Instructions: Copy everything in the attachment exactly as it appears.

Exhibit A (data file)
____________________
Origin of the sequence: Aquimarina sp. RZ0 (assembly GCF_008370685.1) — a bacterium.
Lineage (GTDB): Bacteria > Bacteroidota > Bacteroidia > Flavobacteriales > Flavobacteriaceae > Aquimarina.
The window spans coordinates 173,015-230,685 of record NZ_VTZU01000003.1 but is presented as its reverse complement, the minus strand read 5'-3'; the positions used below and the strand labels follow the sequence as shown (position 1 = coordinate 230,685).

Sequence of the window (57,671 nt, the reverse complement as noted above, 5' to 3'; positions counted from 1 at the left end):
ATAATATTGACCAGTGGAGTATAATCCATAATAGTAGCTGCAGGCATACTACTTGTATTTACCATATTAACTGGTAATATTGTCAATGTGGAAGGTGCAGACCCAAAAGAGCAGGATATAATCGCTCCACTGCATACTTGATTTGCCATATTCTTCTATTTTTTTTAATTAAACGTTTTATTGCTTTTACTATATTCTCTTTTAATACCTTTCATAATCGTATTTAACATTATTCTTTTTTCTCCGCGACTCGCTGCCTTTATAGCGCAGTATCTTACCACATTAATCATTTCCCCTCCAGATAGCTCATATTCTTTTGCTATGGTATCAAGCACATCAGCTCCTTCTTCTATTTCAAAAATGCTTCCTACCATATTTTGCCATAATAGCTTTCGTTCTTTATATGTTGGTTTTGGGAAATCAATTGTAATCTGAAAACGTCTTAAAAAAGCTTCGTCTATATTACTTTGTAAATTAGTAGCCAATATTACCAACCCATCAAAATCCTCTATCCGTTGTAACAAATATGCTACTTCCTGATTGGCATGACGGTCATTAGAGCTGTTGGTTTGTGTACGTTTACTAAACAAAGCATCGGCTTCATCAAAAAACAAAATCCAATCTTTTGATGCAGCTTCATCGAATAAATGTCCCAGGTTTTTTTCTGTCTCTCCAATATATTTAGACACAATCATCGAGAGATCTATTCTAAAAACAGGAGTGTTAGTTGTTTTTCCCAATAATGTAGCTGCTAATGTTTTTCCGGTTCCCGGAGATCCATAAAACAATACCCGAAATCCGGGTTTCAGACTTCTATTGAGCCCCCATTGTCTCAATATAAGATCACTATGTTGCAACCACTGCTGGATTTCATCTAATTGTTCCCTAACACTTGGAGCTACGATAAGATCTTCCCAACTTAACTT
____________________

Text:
Origin of the sequence: Aquimarina sp. RZ0 (assembly GCF_008370685.1) — a bacterium.
Lineage (GTDB): Bacteria > Bacteroidota > Bacteroidia > Flavobacteriales > Flavobacteriaceae > Aquimarina.
The window spans coordinates 173,015-230,685 of record NZ_VTZU01000003.1 but is presented as its reverse complement, the minus strand read 5'-3'; the positions used below and the strand labels follow the sequence as shown (position 1 = coordinate 230,685).

Sequence of the window (57,671 nt, the reverse complement as noted above, 5' to 3'; positions counted from 1 at the left end):
ATAATATTGACCAGTGGAGTATAATCCATAATAGTAGCTGCAGGCATACTACTTGTATTTACCATATTAACTGGTAATATTGTCAATGTGGAAGGTGCAGACCCAAAAGAGCAGGATATAATCGCTCCACTGCATACTTGATTTGCCATATTCTTCTATTTTTTTTAATTAAACGTTTTATTGCTTTTACTATATTCTCTTTTAATACCTTTCATAATCGTATTTAACATTATTCTTTTTTCTCCGCGACTCGCTGCCTTTATAGCGCAGTATCTTACCACATTAATCATTTCCCCTCCAGATAGCTCATATTCTTTTGCTATGGTATCAAGCACATCAGCTCCTTCTTCTATTTCAAAAATGCTTCCTACCATATTTTGCCATAATAGCTTTCGTTCTTTATATGTTGGTTTTGGGAAATCAATTGTAATCTGAAAACGTCTTAAAAAAGCTTCGTCTATATTACTTTGTAAATTAGTAGCCAATATTACCAACCCATCAAAATCCTCTATCCGTTGTAACAAATATGCTACTTCCTGATTGGCATGACGGTCATTAGAGCTGTTGGTTTGTGTACGTTTACTAAACAAAGCATCGGCTTCATCAAAAAACAAAATCCAATCTTTTGATGCAGCTTCATCGAATAAATGTCCCAGGTTTTTTTCTGTCTCTCCAATATATTTAGACACAATCATCGAGAGATCTATTCTAAAAACAGGAGTGTTAGTTGTTTTTCCCAATAATGTAGCTGCTAATGTTTTTCCGGTTCCCGGAGATCCATAAAACAATACCCGAAATCCGGGTTTCAGACTTCTATTGAGCCCCCATTGTCTCAATATAAGATCACTATGTTGCAACCACTGCTGGATTTCATCTAATTGTTCCCTAACACTTGGAGCTACGATAAGATCTTCCCAACTTAACTT